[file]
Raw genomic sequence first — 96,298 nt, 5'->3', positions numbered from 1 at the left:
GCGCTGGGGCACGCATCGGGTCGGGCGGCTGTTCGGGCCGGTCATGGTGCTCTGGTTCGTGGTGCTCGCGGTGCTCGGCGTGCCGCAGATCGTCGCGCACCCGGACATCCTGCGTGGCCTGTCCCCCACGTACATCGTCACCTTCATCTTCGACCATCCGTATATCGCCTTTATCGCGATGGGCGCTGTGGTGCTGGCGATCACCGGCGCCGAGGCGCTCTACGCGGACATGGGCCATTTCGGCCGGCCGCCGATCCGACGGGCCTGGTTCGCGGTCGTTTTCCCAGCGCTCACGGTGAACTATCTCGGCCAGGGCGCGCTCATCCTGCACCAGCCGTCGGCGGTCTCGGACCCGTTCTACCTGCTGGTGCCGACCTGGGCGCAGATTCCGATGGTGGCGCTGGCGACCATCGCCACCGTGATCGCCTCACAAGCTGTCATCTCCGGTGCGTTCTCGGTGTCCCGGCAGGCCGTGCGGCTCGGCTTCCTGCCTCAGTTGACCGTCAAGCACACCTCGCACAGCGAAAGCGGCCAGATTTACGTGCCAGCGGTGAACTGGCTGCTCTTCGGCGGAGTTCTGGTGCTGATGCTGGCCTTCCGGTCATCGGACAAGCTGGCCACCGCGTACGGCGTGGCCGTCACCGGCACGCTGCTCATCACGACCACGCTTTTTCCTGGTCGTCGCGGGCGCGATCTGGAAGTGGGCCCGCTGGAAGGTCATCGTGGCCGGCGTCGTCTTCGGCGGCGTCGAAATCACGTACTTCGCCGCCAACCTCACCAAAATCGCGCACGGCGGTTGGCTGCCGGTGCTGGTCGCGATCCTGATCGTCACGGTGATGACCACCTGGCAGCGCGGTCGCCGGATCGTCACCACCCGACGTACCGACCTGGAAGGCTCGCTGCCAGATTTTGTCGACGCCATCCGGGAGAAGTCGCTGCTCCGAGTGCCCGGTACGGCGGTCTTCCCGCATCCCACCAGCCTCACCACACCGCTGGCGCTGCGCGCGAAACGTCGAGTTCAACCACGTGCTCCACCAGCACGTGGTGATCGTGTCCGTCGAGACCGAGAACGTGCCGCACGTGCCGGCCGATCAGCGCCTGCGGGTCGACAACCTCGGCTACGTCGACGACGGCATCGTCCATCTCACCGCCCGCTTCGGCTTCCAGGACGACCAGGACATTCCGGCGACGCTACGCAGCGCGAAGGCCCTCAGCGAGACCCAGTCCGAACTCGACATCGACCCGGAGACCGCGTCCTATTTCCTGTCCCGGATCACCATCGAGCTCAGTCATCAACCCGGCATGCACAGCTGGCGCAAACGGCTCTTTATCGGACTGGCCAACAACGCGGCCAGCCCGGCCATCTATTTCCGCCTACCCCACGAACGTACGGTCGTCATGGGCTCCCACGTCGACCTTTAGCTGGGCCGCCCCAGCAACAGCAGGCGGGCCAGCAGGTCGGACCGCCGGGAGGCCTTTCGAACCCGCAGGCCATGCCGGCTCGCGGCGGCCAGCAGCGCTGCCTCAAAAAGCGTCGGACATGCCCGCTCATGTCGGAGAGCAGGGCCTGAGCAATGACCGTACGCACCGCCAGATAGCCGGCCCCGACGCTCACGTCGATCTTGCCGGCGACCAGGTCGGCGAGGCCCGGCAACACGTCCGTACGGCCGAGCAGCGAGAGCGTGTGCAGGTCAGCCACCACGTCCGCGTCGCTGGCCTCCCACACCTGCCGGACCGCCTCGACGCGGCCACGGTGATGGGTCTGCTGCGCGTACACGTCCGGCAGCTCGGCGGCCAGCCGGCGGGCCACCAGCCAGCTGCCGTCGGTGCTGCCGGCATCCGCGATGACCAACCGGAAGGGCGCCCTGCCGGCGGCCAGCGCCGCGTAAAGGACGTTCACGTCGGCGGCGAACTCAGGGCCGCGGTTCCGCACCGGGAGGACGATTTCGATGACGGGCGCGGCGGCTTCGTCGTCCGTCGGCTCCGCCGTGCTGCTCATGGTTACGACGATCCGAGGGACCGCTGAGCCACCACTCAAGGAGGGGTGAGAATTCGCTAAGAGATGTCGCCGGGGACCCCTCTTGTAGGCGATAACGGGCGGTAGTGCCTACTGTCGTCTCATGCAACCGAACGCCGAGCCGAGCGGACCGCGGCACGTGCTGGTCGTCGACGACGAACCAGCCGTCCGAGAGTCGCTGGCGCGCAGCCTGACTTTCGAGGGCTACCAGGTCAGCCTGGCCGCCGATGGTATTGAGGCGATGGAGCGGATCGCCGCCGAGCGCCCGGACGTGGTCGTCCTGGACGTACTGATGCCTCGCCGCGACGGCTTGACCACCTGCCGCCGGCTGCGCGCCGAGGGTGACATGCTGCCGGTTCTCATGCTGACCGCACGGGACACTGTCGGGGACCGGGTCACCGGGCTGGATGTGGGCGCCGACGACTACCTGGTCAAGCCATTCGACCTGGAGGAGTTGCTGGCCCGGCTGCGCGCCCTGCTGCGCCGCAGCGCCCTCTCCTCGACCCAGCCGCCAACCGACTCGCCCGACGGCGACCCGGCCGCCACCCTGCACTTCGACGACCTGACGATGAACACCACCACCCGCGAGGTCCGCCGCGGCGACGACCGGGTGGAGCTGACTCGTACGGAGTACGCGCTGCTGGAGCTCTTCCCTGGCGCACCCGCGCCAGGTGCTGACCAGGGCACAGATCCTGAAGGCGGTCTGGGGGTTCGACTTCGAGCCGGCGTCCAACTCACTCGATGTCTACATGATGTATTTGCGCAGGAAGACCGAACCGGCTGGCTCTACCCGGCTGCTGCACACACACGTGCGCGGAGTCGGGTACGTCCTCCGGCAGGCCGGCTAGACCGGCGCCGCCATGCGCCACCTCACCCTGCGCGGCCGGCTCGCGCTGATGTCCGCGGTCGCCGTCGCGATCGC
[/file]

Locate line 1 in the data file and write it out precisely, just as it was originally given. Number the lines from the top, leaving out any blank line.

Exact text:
Raw genomic sequence first — 96,298 nt, 5'->3', positions numbered from 1 at the left: